What was New York City like during the scandalous, hedonist, gay 1970s? In this section I want to recapture—and honor—what coming out in the 1970s was like, my sexual and political awakening, my friends and lovers, and the urban gay male subculture. In short, Gay Oz.
In 1973, at age 17, I entered Rutgers University and became the Film Editor for the student newspaper (Targum), which sponsored my trips to NYC to cover the burgeoning LGBT arts. I remember the excitement of seeing John Waters’ films at midnight shows at the Waverly Theater (Now IFC) in Greenwich Village where complete strangers passed joints to each other in the dark—without any fear of arrest, leaving notes for Bette Midler on her stoop on Barrow Street in an attempt to interview her, and seeing Divine live on stage at the Truck and Warehouse Theater. I remember a time of ‘live and let live’, when sexual freedom ruled the day and fueled the arts. To begin, I’m posting some of my writing which, for me, is how it all began.
Recently, while lamenting the loss of my closest gay male friends and lovers to a longtime friend, she asked me to re-think my assumption that if my late friends had survived, that I would still be close to them. Don’t people change over time? Well yes, we all do, and it was a painful thought to ponder. Was I stuck in a past of what might have been?
But then it struck me: This friend and I have been as close as most brothers and sisters I know since we met at my first job in NYC in 1978. At that same job, I met another one of my lifelong sisters, Maria, with whom I’ve only grown closer to over the past 32 years. Then there’s my pro-sex feminist guru and close lesbian friend Abby, who lives a few blocks from me. We met in 1983, and see each other all the time. Then there’s Babs, the feminist “fag hag” I wrote about in Stayin’ Alive (p. 22-23) who helped me come out in 1974. We talk all the time. There’s also my close friend Norma who appears in SEX POSITIVE, and my friend Ronni from Rutgers in the 1970s who’s always there when I need her. And Kim, my neighbor since the 90s who lives downstairs; we’re so close people in our neighborhood think we’re married!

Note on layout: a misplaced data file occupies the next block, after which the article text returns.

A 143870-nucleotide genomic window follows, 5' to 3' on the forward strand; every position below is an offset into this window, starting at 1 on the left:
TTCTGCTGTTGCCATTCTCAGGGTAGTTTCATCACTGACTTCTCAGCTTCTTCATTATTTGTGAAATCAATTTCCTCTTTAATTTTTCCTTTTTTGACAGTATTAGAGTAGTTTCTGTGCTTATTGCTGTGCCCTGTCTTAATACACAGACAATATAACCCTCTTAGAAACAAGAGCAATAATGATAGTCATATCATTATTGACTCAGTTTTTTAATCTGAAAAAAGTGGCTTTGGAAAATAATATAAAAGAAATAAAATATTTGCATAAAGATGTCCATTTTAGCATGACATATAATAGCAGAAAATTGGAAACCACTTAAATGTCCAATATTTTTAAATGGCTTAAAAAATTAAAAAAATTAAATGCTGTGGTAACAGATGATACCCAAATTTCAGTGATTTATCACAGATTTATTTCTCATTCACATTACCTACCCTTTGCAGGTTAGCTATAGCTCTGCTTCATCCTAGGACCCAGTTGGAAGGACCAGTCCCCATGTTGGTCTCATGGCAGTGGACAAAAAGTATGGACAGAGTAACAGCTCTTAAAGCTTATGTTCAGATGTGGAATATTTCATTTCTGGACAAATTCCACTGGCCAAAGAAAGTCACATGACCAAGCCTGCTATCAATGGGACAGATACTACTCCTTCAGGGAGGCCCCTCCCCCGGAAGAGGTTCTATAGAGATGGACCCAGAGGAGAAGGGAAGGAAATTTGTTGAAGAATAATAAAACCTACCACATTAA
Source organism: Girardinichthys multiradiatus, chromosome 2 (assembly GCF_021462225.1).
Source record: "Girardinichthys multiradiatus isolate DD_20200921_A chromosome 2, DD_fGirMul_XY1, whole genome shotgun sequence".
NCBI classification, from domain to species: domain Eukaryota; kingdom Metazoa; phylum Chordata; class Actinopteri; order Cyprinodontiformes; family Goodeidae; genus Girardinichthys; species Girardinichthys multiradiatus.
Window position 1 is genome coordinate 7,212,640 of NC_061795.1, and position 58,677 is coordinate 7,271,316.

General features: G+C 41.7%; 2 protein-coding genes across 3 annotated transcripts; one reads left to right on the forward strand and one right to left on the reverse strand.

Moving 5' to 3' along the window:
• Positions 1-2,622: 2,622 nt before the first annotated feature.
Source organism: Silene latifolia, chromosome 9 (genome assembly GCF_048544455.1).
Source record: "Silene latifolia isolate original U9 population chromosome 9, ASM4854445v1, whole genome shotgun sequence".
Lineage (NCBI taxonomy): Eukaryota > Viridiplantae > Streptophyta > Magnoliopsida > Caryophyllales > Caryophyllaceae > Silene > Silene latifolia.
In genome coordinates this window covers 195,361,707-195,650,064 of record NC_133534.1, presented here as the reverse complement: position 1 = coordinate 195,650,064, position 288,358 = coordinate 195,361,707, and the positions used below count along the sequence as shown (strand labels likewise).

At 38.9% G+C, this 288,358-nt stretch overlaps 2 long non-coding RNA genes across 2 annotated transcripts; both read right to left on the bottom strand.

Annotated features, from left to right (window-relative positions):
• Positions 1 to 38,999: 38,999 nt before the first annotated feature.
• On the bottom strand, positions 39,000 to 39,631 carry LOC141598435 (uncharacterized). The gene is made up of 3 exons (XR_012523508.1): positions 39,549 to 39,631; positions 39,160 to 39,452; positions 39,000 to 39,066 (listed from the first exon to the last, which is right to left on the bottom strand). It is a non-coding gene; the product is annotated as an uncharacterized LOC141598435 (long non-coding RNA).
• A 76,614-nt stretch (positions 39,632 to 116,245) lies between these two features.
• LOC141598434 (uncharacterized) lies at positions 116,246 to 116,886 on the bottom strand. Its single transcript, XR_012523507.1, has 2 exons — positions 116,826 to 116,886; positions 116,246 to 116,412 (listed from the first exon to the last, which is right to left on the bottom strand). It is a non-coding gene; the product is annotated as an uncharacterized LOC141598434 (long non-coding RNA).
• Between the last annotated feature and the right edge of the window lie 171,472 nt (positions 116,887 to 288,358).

And so what I’ve concluded, is that yes, I have a history of loyal, long-term friendships that for me expand my definition of family, and there’s no reason for me to assume that if I had not lost my gay friends and lovers to AIDS, that my life would be even more fuller than it is.
And so, in this section, I want to also honor my fallen friends who made coming out in the 1970s the joy that it was. I know a lot of gay men whose circle of gay male friends were decimated by AIDS; and so, in addition to recapturing what was good and revolutionary and exhilarating about those disco days of feminist revolt, “Black is Beautiful” LGBT liberation and sexual exuberance, I also want to remember the gay men I lost and the love they left behind.
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My review/mini–interview of Holly Woodlawn’s nightclub act, 1975.
Bette Midler’s reply to my interview request. A frenemy stole my original copy.
My interview with Village Voice columnist, Arthur Bell, and Vito Russo, author of The Celluloid Closet, April 1976.
“Simply Divine,” Off-Broadway review of Women Behind Bars, December, 1976.
“What This Country Needs is a Good Gay Hero,” Gay News (Philadelphia), Cleveland Gay News, Lib Magazine (Long Island, NY), 1977.
“Cruising: Or How I Spent my Summer Vacation,” a report on the volatile protests against William Friedkin’s movie Cruising, The Independent, October 1979.
“Peer Panel Gagged at WNET,” a report on attempts to censor a lesbian comedy short film at WNET, The Independent, December, 1979.